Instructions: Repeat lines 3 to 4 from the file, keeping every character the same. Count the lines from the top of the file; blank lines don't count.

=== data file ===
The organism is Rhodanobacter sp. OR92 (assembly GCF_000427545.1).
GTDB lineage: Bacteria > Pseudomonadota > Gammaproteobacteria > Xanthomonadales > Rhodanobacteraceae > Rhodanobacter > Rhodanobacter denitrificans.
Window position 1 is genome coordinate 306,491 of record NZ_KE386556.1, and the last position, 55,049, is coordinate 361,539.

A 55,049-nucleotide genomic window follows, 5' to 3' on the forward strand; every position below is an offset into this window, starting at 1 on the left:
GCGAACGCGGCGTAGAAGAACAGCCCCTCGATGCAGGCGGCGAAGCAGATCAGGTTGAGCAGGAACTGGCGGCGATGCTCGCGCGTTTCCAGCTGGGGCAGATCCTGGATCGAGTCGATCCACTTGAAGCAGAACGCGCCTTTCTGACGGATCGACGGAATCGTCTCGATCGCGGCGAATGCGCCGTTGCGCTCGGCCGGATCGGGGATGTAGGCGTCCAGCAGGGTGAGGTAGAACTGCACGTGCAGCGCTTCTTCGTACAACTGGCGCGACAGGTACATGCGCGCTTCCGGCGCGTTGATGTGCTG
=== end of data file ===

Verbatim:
Window position 1 is genome coordinate 306,491 of record NZ_KE386556.1, and the last position, 55,049, is coordinate 361,539.

A 55,049-nucleotide genomic window follows, 5' to 3' on the forward strand; every position below is an offset into this window, starting at 1 on the left: